Facebook has incorporated a company called “Libra Networks” in Switzerland, which likely develops the company’s blockchain-based payment network. Facebook’s primary consideration is probably the Swiss privacy law.

Facebook has chosen Geneva, Switzerland, to launch its new company “Network Libra.” The Fintech was registered on 02nd May. Libra is also the name of Facebook’s blockchain-based payment system which is currently in development – certainly no coincidence!

According to the official filing, Libra Networks provides “…services in the fields of finance and technology, as well as the development and production of software and related infrastructure, in particular in connection with investment activities, the operation of payments, financing, identity management, data analysis, big data, blockchain and other technologies.”

Project Libra: Facebook-internal payment network based on stablecoin

So, what exactly is Project Libra? Facebook has not provided great detail. According to the Wall Street Journal (WSJ), it is a payments network within the Facebook ecosystem and based on a stablecoin backed by government currency.

The WSJ also reported Facebook is in discussions with Visa and Mastercard and is seeking up to $1 billion to create a pool of collateral that can act to back up the stablecoin. The main purpose of the coin is to eliminate credit card fees for merchants while avoiding the volatility of free-floating cryptos like BTC or ETH.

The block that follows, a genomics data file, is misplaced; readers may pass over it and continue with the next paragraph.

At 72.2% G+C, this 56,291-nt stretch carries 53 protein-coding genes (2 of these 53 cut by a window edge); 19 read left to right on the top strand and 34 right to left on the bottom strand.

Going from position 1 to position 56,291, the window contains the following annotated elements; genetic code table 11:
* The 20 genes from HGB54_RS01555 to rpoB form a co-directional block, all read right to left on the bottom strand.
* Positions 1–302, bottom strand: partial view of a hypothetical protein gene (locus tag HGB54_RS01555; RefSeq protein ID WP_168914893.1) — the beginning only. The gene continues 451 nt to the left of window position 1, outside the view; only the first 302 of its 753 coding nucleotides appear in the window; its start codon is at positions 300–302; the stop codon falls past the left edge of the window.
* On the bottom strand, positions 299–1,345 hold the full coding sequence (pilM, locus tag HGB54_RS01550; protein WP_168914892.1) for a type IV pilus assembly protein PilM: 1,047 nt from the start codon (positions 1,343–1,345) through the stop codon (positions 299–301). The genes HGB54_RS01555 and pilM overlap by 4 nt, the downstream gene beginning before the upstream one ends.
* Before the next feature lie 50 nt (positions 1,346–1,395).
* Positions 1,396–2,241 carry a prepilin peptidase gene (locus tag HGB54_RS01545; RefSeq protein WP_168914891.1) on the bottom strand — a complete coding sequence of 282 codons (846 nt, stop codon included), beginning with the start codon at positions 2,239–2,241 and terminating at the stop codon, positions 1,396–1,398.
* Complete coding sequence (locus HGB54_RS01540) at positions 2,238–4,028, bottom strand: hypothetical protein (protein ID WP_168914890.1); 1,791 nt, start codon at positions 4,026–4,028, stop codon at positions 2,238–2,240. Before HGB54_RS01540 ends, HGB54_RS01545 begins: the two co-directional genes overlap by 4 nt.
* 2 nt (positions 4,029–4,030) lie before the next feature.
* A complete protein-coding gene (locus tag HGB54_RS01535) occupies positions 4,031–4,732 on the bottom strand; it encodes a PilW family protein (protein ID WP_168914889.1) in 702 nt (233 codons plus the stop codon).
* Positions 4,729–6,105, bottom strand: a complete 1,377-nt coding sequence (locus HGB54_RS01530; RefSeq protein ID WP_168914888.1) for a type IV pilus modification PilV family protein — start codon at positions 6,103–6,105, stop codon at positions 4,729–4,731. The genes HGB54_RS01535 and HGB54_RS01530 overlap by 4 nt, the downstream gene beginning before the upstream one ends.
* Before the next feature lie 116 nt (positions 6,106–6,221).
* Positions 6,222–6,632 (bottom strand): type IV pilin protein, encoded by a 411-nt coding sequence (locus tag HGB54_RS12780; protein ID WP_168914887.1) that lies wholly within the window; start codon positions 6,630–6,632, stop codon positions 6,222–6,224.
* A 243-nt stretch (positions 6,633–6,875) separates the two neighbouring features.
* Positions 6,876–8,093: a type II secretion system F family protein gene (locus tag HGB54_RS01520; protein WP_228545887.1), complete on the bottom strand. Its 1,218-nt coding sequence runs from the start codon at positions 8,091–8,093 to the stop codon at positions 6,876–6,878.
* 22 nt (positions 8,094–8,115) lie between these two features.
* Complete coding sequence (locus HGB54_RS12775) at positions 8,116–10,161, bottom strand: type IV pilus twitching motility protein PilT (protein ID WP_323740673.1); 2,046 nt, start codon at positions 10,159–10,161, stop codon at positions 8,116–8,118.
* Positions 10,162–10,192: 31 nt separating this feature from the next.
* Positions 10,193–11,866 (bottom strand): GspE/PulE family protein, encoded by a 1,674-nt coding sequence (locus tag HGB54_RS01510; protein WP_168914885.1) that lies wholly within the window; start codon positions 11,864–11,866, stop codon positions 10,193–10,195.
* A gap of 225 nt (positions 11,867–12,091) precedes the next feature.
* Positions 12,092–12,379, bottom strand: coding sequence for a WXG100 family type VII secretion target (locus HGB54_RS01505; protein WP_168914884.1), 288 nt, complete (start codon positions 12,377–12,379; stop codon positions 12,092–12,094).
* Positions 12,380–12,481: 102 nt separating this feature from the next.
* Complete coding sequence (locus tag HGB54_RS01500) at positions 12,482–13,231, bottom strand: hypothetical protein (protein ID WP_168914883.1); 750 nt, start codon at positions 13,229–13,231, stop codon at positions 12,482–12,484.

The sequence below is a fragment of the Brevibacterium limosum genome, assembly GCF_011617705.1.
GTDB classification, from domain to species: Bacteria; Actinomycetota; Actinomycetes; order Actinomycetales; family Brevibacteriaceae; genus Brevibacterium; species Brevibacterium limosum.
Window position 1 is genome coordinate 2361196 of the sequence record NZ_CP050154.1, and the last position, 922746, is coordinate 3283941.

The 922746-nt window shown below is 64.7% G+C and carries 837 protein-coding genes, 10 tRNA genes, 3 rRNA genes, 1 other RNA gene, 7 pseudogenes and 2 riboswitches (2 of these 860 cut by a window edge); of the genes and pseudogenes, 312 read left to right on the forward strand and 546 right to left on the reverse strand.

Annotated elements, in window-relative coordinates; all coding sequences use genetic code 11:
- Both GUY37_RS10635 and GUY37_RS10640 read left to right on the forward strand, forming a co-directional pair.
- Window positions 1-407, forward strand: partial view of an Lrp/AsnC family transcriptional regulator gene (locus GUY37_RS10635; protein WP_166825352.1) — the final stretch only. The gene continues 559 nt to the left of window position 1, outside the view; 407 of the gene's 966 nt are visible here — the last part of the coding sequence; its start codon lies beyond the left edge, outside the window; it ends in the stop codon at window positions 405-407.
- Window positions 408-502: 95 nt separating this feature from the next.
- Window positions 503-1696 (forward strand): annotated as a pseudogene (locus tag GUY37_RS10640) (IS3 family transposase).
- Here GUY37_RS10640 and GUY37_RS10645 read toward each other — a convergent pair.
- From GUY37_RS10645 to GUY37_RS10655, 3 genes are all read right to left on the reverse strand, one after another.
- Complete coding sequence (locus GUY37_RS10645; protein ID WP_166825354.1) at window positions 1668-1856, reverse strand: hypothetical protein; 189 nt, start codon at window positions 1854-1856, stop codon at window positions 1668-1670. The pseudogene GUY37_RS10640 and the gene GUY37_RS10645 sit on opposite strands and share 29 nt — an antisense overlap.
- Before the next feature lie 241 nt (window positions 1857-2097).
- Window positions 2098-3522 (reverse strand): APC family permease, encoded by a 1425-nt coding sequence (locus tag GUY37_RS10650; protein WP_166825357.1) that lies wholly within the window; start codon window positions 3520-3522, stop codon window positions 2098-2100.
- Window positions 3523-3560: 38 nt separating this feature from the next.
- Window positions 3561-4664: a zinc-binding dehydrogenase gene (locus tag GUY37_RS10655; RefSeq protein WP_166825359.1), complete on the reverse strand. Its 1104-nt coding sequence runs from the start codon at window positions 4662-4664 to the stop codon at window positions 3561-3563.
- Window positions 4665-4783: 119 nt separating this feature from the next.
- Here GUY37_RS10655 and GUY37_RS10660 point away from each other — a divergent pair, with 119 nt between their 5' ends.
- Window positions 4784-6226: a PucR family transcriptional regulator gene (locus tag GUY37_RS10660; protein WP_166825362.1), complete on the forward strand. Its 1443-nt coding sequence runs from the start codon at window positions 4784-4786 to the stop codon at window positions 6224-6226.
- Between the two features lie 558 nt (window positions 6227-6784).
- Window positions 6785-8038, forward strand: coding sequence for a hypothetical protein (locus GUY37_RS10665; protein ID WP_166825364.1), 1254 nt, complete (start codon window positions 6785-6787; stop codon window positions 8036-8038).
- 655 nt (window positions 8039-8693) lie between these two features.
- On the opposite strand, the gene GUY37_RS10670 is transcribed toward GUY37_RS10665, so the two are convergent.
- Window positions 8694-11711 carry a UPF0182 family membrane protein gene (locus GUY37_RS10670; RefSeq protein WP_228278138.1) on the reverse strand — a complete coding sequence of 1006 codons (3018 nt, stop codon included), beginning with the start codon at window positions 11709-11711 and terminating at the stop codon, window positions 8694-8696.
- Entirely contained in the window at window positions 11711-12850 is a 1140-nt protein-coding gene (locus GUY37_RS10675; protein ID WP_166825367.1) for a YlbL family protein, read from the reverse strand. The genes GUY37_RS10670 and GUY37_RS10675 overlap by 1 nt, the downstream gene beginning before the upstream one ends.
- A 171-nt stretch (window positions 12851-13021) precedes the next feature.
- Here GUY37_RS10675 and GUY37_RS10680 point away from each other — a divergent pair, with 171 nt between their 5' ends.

Facebook has also been planning to list the stablecoin on cryptocurrency exchanges. In February, the company said it expects to launch Project Libra in the first half of 2019.

What’s also worth noting: Yesterday, the blockchain platform Zulu Republic announced that its cryptocurrency messaging platform Lite.Im had introduced a simple way to send and receive Bitcoin via WhatsApp, which also belongs to Facebook. Interesting timing.

Move to Switzerland likely based on Swiss privacy laws

So there it is, Facebook is looking for Swissness. Little surprising, the US has recently not been very accommodating for either crypto projects nor Facebook’s data policies.

When the WSJ first reported about Libra, US lawmakers sent an open letter to the company seeking clarification on the currency’s purpose and implications. They wrote:

“The WSJ recently reported that Facebook is recruiting dozens of financial firms and online merchants to help launch a cryptocurrency-based payments system using its social network. Last year, Facebook asked U.S. banks to share detailed financial information about consumers. In addition, privacy experts have raised questions about Facebook’s extensive data collection practices and whether any of the data collected by Facebook is being used for purposes that do or should subject Facebook to the Fair Credit Reporting Act.”

To be able to build a secure and privacy-oriented system it is essential not only which technologies are used, but also where the data is stored and where the servers are located.

Besides a blockchain-friendly approach, Switzerland also has strict federal laws and regulations in place for data privacy and protection. That makes Switzerland a top county for setting up a system that requires high privacy standards.

The letter sent to Facebook had a particular focus on privacy. Moreover, Facebook’s global reputation had taken a major hit when the Facebook-Cambridge Analytica scandal became public and revealed Facebook’s poor data practices. 

Thus, the company’s decision to incorporate the project in Switzerland might be an attempt to fix this image – and to escape the increasing scrutiny of US lawmakers.

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